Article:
The oldest part of Bucharest lies around The Old Princely Court. Built as a place or residence during the rule of Vlad III Dracula in the 15th century, now operates as a museum in the centre of Bucharest. All that remains today are a few walls, arches, tombstones and a Corinthian column.
Next to the palace stands the Old Court Church (Biserica Curtea Veche), dating from 1559 and considered the oldest in Bucharest. For two centuries, the church served as coronation ground for Romanian princes. The Old Princely Court Church, built in 1546-59 during the reign of Mircea Ciobanul (Mircea the Shepherd), is Bucharest's oldest church. The faded 16th-century frescoes next to the altar are originals. The carved stone portal was added in 1715.
Mircea Ciobanul, who ruled Wallachia twice, between 1545-1554 and 1558-1559 respectively, built a church belonging to his princely residence. It is nowadays known as the Church of the Annunciation or St. Antony's Church, the oldest church in Bucharest which preserved its original form.
Built on the place of a former wooden church which burnt up, restored after another fire in 1847, and over again in 1934, by the Commission of Historical Monuments, the church was conceived in the Wallachian architectural style of the 16th century it singles out by its harmony and balance of proportions. It has got a three-cusped design, it is 25m long and 8m wide on the outwards; its narthex is covered by a semicircular vault, and its nave has a belfry. The decoration of its façades is made of face brick stripes alternating with plaster stripes. At cornices, a series of small decorated niches and buttreses which support the outer walls remind one of the Moldavian style of architecture, a fact which may be associated with the influence exerted by Lady Chiajna, Mircea Ciobanul's wife and daughter to Petru Rares. The exterior decoration is made of brick stripes alternating with plaster stripes. The church was restored after a fire in 1847 and then again between the years of 1928 - 1938 by the Commission of Historical Monuments, which tried to bring the church to its original appearance. This church was the coronation place of Wallachia's ruling princes for almost three centuries (from the second half of the 16th century to the first half of the 19th century). The beautiful carved door was added in the early 18th century by Prince Stefan Cantacuzino. The interior has been blackened with time but you can still admire the beautiful frescoes, some dating from the 16th century.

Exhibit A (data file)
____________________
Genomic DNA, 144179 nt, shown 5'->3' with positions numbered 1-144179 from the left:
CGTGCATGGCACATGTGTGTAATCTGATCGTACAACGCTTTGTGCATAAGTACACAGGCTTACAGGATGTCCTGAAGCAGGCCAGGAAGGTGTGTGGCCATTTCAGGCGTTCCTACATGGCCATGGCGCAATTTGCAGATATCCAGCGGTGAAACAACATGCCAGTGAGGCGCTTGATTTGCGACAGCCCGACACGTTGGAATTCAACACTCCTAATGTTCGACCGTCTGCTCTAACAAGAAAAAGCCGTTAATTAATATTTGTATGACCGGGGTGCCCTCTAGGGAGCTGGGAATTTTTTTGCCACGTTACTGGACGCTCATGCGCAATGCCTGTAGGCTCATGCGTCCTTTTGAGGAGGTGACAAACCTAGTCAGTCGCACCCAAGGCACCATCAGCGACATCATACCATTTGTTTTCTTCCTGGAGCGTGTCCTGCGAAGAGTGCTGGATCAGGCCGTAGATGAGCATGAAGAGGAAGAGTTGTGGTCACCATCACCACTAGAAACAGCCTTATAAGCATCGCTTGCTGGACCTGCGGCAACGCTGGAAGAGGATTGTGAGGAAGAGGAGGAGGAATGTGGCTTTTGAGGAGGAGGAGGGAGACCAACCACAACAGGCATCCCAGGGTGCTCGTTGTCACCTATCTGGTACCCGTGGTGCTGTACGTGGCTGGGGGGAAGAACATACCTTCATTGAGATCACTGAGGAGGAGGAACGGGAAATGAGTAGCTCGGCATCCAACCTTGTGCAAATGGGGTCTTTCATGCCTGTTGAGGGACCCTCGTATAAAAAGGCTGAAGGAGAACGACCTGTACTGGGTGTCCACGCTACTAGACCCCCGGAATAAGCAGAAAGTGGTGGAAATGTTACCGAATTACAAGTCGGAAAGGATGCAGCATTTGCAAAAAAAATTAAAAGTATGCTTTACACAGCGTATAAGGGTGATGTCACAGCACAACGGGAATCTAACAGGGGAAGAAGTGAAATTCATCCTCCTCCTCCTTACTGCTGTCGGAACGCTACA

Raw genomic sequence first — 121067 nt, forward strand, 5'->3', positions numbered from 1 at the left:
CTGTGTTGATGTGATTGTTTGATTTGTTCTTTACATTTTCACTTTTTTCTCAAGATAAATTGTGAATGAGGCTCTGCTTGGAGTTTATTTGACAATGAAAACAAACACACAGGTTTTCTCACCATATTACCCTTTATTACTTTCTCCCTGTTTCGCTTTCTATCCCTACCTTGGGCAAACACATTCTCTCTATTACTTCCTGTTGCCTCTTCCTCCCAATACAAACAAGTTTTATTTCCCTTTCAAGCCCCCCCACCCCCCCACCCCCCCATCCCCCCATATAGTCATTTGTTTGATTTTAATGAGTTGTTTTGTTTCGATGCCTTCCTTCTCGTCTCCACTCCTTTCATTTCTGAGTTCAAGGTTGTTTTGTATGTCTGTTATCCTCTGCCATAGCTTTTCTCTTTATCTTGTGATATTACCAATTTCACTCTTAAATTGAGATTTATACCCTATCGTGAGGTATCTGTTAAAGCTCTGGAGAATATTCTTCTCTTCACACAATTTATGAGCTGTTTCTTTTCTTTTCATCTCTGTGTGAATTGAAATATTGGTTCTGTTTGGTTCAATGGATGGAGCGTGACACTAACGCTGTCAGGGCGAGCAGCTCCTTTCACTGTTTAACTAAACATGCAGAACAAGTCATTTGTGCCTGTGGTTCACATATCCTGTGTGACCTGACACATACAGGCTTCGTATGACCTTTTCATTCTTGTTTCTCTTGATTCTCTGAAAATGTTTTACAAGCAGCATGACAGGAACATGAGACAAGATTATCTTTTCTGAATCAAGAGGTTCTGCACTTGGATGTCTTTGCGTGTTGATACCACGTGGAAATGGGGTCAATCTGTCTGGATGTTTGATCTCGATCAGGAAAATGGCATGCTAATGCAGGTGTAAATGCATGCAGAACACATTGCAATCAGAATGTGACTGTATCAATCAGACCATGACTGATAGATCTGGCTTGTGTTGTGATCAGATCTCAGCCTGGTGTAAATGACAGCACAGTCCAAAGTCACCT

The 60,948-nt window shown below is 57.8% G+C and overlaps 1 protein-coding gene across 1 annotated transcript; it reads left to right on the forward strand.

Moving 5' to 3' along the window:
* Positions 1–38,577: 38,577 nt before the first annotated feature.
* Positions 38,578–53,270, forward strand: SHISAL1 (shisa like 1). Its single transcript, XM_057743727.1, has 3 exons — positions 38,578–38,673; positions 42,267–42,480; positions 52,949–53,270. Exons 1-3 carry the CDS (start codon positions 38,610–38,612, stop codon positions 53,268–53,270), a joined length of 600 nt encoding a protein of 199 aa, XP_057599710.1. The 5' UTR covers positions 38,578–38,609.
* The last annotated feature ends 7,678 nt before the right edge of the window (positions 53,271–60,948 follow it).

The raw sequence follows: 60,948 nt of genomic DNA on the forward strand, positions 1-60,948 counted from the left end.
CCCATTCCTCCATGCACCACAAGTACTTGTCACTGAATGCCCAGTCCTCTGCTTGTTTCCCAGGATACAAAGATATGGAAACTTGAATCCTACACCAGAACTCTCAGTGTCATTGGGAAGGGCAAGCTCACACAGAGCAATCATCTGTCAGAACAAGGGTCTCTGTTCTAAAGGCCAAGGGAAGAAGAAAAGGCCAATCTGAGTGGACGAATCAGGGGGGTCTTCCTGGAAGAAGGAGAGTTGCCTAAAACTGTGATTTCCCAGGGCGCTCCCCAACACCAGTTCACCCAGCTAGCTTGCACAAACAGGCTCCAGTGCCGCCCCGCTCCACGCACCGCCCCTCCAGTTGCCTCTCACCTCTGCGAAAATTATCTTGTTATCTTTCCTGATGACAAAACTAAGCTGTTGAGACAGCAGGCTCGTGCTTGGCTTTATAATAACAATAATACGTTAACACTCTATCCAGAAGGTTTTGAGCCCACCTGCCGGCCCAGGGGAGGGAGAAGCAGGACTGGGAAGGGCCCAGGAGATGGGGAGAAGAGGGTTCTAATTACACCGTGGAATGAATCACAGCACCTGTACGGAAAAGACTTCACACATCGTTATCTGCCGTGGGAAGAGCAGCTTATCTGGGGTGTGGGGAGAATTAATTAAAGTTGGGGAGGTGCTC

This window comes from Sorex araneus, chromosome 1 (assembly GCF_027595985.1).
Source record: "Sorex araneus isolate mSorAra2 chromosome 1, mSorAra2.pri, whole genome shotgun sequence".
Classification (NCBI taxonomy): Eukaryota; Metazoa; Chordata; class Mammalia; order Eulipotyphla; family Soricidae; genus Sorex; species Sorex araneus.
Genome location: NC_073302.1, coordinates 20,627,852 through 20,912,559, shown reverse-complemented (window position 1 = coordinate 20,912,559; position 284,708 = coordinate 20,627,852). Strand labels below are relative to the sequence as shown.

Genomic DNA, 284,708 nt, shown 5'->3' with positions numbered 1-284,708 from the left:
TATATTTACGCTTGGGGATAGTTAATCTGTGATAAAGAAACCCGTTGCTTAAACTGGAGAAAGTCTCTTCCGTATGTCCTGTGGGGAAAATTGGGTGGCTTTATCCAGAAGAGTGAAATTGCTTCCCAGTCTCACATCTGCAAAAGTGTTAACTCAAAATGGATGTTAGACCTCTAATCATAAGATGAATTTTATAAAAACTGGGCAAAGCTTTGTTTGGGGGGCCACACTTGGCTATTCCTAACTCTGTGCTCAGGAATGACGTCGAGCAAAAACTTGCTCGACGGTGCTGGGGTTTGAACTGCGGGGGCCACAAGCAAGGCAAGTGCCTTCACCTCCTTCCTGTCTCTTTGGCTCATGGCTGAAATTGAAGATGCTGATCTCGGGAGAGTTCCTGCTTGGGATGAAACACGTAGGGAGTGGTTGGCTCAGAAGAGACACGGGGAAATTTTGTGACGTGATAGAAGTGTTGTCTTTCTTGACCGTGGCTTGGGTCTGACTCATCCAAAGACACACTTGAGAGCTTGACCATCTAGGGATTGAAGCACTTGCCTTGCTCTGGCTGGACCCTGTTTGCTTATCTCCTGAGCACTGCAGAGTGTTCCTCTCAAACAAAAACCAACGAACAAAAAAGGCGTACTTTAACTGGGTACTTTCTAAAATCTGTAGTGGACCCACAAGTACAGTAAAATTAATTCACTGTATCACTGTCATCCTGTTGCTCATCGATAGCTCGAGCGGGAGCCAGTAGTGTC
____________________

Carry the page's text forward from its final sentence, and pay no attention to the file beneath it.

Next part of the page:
The portal of the church, well-proportioned, and beautifully carved in brancovan style, though probably too adorned as compared to the simplicity of the edifice's façades, has been added by Brâncoveanu's successor to Wallachia's throne, Stefan Cantacuzino, in 1715. In the church, on the left hand side of the portal, facing the apse, there are murals of the church's founders Mircea Ciobanul (whose tombstone is within the church) and his wife, Lady Chiajna; on the right hand side of the portal are to be seen ruling prince Stefan Cantacuzino and his wife, Lady Pauna.
In the church, on the left hand side of the portal, facing the apse, there are murals of the church's founders (whose tombstone is within the church) and his wife, on the right hand side of the portal are to be seen ruling prince and his wife. The altar screen has wrought carvings covered with golden small leaf, the iconostasis is decorated with symbols taken from the Old Testament, whereas the apse holds original frescoes dating back to the 16th century. St. Antony's miracle working icon holds place of pride among the large silver icons of the church. It draws together many people, especially on Tuesday mornings, when the church often becomes too narrow to hold them all. Antony is a popular, benevolent saint, who, seemingly, has never failed to make a believer's wish come true.
The church of the Old Princely Court was the coronation place of Wallachia's ruling princes for almost three centuries (between the 2nd half of the 16th century and the 1st half of the 19th century). In this Romanian "Westminster Abbey", Wallachian princes used to be "unctioned", and receive God's blessing during a solemn ceremony doubled by a popular feast. After the divine service and after having been entrusted with the princely crown, cloack, belt, handjar and sword, on their way out of the church, the newly assigned princely rulers would have to step on the fresh blood of two rams, which, according to an old tradition, would grant them courage and strength.
In front of the church, and resembling its architectural style, there stands the vicarage. Built in 1935 by architect Horia Teodoru, the parish house has its corners decorated with two inlays representing the Annunciation by Nora Steriadi.
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